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How to Winterize Coral Bells

Winterizing perennials keep them in the best possible condition to survive harsh weather and ensures that they will burst forth with color in the spring. Give hardy coral bells a little help to get through the winter and to prevent damage to any surface roots. They will repay your efforts with lush foliage and their classic, nodding flower stems.

Remove old flower stems and wilted or dead leaves before the first frost date for your area. Leave healthy leaves to die off naturally; pulling them off can damage the crown of your plant.

Provide edging for plants exposed to wind or heavy water runoff. You can use stones, old nursery flower pots cut into 2-inch rings, strips of plastic cut from milk jugs or flexible lawn edging. Surround the base of each plant with a circle of edging approximately 1 foot in diameter.

Mound shredded bark or other mulch to a height of 3 or 4 inches over each plant. There is no need to cover all the leaves completely, but mulch should be deepest over the center of the plant.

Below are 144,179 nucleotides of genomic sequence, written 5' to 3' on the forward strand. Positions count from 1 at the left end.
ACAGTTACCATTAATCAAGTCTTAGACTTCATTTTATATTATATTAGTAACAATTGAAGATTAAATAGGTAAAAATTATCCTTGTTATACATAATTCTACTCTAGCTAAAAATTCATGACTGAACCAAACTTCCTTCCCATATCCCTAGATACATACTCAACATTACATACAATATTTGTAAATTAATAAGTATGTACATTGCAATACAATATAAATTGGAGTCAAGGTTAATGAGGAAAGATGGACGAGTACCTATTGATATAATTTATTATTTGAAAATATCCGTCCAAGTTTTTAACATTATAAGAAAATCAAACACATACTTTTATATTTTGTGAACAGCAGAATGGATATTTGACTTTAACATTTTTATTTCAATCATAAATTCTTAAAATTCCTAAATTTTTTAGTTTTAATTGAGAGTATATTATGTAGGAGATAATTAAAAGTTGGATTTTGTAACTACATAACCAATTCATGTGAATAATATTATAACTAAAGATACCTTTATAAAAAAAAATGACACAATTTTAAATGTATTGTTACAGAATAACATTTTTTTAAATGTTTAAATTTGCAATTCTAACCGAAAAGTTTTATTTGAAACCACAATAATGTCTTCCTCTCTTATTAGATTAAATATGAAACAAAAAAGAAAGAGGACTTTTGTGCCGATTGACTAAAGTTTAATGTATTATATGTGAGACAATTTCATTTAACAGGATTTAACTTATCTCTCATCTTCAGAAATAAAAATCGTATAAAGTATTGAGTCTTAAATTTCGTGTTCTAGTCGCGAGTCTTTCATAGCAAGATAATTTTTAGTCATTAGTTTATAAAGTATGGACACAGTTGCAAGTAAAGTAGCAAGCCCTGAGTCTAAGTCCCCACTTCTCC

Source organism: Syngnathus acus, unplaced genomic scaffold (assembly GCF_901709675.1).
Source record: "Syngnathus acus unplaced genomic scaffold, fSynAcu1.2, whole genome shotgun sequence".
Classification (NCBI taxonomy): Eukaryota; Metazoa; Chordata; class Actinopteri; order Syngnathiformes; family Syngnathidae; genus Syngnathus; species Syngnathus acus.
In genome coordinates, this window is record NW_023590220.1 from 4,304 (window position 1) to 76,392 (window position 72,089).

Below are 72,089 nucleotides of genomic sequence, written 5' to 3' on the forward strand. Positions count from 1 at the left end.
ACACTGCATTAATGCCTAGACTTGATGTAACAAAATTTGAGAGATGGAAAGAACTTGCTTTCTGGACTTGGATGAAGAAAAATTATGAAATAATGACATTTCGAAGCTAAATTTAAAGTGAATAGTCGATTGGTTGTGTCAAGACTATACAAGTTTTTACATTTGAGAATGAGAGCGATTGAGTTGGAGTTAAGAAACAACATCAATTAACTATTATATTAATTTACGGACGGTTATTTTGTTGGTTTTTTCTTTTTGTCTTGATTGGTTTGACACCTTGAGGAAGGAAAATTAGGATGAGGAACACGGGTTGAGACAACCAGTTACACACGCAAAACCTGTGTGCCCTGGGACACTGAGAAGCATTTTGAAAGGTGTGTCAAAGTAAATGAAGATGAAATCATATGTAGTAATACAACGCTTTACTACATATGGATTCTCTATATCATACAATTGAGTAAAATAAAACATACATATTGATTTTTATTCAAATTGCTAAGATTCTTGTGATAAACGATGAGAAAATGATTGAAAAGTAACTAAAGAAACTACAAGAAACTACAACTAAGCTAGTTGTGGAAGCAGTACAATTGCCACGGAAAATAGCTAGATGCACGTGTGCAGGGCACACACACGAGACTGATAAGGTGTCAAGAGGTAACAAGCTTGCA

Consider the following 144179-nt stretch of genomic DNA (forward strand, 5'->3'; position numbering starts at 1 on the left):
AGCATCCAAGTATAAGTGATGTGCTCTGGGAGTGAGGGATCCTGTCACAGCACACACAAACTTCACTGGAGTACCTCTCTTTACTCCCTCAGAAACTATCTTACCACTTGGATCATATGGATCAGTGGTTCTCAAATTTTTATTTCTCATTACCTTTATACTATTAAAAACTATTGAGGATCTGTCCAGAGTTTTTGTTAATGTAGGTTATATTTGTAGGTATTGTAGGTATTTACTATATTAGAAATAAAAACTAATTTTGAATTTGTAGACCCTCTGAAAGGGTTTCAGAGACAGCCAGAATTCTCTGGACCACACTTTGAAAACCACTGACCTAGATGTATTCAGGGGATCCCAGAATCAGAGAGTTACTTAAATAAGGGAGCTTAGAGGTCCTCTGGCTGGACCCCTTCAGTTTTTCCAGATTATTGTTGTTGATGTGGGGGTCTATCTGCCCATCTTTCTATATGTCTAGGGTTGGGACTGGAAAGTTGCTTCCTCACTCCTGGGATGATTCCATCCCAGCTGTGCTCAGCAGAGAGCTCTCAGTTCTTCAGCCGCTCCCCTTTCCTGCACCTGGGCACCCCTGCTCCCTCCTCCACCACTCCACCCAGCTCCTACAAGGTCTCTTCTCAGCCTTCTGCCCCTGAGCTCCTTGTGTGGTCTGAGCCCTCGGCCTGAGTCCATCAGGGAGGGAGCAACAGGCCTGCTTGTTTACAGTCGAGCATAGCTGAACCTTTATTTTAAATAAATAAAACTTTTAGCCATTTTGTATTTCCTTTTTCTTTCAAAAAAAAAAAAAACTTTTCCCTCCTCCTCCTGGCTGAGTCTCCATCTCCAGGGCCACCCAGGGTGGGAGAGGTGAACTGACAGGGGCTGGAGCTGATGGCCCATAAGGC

Continue to water coral bells and other perennials during the fall if frost is delayed and the weather is very dry.

Remove the edging, if you wish, and loosen or scatter the mulch once the spring frost date has passed. New growth will push its way through any remaining mulch.

Winter Care For Coral Bells

Grow coral bells in soil that is well draining, improving the soil with 2 to 4 inches of organic matter, such as compost or chopped leaves, at planting time. Coral bells fare the winter much better when the soil is well draining. Water also helps the soil retain heat. This addition helps prevent the soil from heaving during the winter. Wait until spring when new growth starts, and cut back any damaged, dead or unsightly stems.

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